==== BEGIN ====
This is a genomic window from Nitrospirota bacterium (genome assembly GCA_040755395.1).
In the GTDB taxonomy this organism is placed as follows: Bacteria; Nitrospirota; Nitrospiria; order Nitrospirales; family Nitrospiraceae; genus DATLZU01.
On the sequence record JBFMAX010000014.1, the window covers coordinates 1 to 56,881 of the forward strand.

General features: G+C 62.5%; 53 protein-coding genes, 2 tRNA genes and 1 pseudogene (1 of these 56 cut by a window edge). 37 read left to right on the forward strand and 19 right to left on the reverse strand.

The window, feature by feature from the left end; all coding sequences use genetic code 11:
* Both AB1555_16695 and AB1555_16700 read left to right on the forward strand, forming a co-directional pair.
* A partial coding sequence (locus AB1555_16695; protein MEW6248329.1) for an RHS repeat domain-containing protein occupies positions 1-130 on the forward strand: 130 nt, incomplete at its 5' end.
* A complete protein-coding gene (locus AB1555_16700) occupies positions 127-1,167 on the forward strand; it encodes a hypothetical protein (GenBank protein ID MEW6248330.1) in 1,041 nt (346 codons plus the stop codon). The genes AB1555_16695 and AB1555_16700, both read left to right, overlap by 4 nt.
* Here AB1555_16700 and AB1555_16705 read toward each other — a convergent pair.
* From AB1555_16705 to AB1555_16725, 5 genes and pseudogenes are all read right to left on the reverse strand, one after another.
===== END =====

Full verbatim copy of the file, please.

This is a genomic window from Nitrospirota bacterium (genome assembly GCA_040755395.1).
In the GTDB taxonomy this organism is placed as follows: Bacteria; Nitrospirota; Nitrospiria; order Nitrospirales; family Nitrospiraceae; genus DATLZU01.
On the sequence record JBFMAX010000014.1, the window covers coordinates 1 to 56,881 of the forward strand.

General features: G+C 62.5%; 53 protein-coding genes, 2 tRNA genes and 1 pseudogene (1 of these 56 cut by a window edge). 37 read left to right on the forward strand and 19 right to left on the reverse strand.

The window, feature by feature from the left end; all coding sequences use genetic code 11:
* Both AB1555_16695 and AB1555_16700 read left to right on the forward strand, forming a co-directional pair.
* A partial coding sequence (locus AB1555_16695; protein MEW6248329.1) for an RHS repeat domain-containing protein occupies positions 1-130 on the forward strand: 130 nt, incomplete at its 5' end.
* A complete protein-coding gene (locus AB1555_16700) occupies positions 127-1,167 on the forward strand; it encodes a hypothetical protein (GenBank protein ID MEW6248330.1) in 1,041 nt (346 codons plus the stop codon). The genes AB1555_16695 and AB1555_16700, both read left to right, overlap by 4 nt.
* Here AB1555_16700 and AB1555_16705 read toward each other — a convergent pair.
* From AB1555_16705 to AB1555_16725, 5 genes and pseudogenes are all read right to left on the reverse strand, one after another.